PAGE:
The Barcelona Olympics in the Summer of 1992

My dad's "Saturday Special" on his blog this past weekend was a list of random things that he learned on the internet. Number 9 was "Bad decisions make good stories". At first I just had to ponder this for awhile to test if I also found this true, but eventually I decided that I do. Especially when I realized that it coincided with the story I was planning to tell here today. A bad-decision story. Well, not so much a bad decision, just a small oversight. So, we'll call it a "Small oversight" story.

This story was brought to mind over the past weekend with the arrival of the Olympics. We (our family) love the Olympics. We watch all that we can. We try to visit Olympic sites when we travel. One year we even decided to actually attend the Olympics.

It was the summer of 1992. Jason and I had been in Prague for the summer on a six-week English-teaching campaign. We planned way before we arrived in Europe that after the campaign was over that we would travel across Europe, and end our time in Barcelona and see an Olympic event.

I don't know if you know this, but at least at that time, when you try to get Olympic tickets, you tell them the top two or three events that you would like to see. Then there is some big lottery-type drawing where they draw names, and then honor people's requests, if possible. I can't even remember what events we chose, and what order we chose them in, but we ended up getting tickets to a Women's basketball game. (Looking back on it, I think our top even might have been diving, but I think half the population of the world wanted to see that, so we didn't get it. Or perhaps it was Men's Basketball, because that was the year of the USA "Dream Team", but we didn't get those either.)

Of course, we didn't have the tickets in hand - they held them for us at a Will Call office in Barcelona. So, after who knows how many train rides through various European cities, we arrived in Barcelona travel-weary, tired, and on the edge of being late for the game. From the train station we had to find the Will Call office, which was somewhere in downtown Barcelona. Once we got to the Will Call office, we had to wait in a very long line to get our tickets. Once we got our tickets, we had to get back on the subway and ride way, way to the Barcelona suburb of Badalona, where the basketball games were being held. This ride seemed to take forever, and we were pretty sure that the game had already started at that point. However, we amused ourselves by looking at our tickets. They had nice little holograms of Cobi, the Barcelona mascot, and we flashed his little holographic body all around while riding.  I also remember looking at the metro map displayed in the train car.  It had all the subway lines, and by each stop was the Olympic event being held here.  Want to get off at stop X?  They're doing swimming there.  Or you could stop at stop Y and check out the marathon.  It made me just feel so - there.  At the actual Olympics.  In the midst of it.

Finally, finally we arrived at our stop, and jumped off to the train, exhilarated that we were actually going to the Olympics. We weren't five steps off of the train when Jason stopped, gasped, and choked out, "I left the tickets on the metro...", and SLAM the metro doors closed and off went the tickets - sitting on the seat where we had been, with holographic Cobi all alone.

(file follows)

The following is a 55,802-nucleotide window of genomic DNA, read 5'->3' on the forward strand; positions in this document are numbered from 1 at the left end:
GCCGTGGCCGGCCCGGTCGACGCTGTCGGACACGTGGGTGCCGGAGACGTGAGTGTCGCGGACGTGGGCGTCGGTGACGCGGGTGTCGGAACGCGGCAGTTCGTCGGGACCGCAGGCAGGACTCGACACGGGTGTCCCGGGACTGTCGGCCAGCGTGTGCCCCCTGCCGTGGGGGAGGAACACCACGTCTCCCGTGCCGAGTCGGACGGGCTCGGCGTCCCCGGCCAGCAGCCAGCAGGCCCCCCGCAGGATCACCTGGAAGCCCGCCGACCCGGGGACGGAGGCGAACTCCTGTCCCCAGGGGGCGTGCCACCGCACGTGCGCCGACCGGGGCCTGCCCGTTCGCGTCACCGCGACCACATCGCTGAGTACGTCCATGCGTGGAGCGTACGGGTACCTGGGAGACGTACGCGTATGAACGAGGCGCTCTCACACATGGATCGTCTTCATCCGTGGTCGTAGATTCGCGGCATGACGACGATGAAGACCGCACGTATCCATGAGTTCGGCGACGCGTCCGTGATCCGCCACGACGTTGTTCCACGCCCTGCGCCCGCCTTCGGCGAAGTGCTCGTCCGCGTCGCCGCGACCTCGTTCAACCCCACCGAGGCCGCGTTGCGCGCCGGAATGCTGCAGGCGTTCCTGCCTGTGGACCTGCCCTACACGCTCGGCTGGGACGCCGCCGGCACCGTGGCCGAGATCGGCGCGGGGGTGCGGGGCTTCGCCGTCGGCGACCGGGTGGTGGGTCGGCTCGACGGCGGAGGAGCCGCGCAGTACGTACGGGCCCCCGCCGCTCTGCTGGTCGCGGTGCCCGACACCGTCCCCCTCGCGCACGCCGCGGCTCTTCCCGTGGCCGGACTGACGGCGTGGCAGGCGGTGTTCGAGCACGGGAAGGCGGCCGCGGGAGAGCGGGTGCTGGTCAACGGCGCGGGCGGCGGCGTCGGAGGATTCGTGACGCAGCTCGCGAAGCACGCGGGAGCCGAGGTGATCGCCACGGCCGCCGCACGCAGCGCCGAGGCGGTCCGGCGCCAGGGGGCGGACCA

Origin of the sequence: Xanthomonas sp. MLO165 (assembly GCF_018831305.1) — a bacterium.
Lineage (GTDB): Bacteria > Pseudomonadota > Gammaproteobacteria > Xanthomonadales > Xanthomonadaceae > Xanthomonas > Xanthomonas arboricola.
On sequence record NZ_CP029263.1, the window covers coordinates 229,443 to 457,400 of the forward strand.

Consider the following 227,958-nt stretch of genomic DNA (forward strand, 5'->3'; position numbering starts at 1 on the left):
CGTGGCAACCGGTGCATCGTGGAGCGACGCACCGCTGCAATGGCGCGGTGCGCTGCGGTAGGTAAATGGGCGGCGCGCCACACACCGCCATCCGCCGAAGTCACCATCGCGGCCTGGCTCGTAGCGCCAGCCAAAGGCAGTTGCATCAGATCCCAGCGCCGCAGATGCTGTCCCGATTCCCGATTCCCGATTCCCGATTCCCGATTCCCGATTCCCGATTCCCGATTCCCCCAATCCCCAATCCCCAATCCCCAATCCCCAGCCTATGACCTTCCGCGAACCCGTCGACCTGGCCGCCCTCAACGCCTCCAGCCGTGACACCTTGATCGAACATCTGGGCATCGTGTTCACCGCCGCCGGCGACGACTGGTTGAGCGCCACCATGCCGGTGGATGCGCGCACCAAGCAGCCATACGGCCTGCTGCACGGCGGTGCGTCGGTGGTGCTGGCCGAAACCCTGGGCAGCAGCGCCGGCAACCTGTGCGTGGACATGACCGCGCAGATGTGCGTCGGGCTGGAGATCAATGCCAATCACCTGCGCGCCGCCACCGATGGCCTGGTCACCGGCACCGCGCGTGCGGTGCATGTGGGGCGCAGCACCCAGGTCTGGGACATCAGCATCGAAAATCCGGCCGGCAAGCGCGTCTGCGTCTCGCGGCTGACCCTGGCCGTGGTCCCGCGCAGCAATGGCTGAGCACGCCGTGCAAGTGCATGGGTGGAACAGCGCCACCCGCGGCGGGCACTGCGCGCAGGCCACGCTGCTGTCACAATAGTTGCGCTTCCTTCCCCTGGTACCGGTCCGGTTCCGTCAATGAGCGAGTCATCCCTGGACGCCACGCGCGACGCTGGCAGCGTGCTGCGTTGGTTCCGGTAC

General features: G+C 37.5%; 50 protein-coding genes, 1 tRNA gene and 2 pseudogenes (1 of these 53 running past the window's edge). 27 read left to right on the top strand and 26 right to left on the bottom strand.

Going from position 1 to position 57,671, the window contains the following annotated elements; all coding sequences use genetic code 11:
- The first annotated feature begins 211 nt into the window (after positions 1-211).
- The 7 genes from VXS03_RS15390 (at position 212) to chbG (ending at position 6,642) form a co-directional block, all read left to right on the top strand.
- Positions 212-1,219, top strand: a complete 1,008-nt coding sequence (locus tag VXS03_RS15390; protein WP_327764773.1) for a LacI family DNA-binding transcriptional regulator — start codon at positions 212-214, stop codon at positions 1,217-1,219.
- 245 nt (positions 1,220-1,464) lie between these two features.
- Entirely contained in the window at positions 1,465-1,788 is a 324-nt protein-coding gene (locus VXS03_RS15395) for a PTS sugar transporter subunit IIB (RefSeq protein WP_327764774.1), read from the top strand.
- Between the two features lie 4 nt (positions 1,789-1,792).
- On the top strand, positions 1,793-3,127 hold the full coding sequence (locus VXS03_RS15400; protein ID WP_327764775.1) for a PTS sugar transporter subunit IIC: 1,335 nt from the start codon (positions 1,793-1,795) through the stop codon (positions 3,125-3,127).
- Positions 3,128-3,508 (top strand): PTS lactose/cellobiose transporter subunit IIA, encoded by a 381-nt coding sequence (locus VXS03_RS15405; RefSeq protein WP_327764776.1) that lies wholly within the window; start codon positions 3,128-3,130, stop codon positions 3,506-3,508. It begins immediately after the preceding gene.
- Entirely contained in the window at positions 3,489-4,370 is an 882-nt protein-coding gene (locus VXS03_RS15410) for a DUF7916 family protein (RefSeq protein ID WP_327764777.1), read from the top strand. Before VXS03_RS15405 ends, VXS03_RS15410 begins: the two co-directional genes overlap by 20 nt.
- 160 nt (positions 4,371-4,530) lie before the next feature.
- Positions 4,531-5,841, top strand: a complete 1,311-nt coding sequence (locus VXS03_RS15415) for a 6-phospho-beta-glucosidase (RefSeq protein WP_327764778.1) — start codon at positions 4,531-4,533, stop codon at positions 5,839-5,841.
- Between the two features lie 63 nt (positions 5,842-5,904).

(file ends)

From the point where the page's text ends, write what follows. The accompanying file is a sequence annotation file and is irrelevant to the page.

To my credit, I was very calm at this point. I didn't verbally or physically abuse Jason in any way - accidents do happen, you know. We quickly decided that the only thing to do was to get the next metro train to the next stop, which was the last one of that line. Our only dim hope was that they might hold the train in a parking area at the last stop before sending it off down the line the other direction, and perhaps we could communicate enough to the workers to let us look for our tickets.

When the next train came, we jumped on and anxiously made the ride to the end stop. We ran up the stairs to the street above, ran across the street, and then down the stairs into the other side of the metro stop - just in time to the see the metro car that we had been on head down the track the other way, back into the city.

We were crushed. All of our frantic, rushing efforts to get to the Olympics had been in vain, and our tickets were gone. (It was at this point that I began to feel not as kind and gentle with Jason as I had been a few minutes earlier.) We turned to go, and as a last resort, walked over to two workers standing in their little booth doing their "end/beginning of the line" duties. Jason headed over to them as a last chance effort to ask if they possibly had walked through the train cars to check for items...and suddenly noticed that one of them was were holding something in his hands. He was moving it back and forth, as if moving a little hologram around...and there they were, our Olympic tickets.

I supposed we looked touristy and panicked and despairing enough that they had no doubt that we were the true ticket owners, so after one last glance at Cobi, they handed them right over.

As a result, our efforts to go to the Olympics were not in vain after all. We hopped back on the metro, went to the Pavello Olimpic, and watched the remainder of the basketball game. In truth, the game was not that exciting. I have no idea who they played, or even if they won. Walking around the Olympic areas afterwards were more exciting, but even this paled in comparison to the whole idea of having attended the Olympics at all. Which we did by the skin of our teeth.

Plus, we got a great story to tell for many years afterwards, one that doesn't have to begin and end with, "Yeah, we went to a basketball game at the Olympics once."  All because of one small oversight - which yes,  makes a pretty good story.

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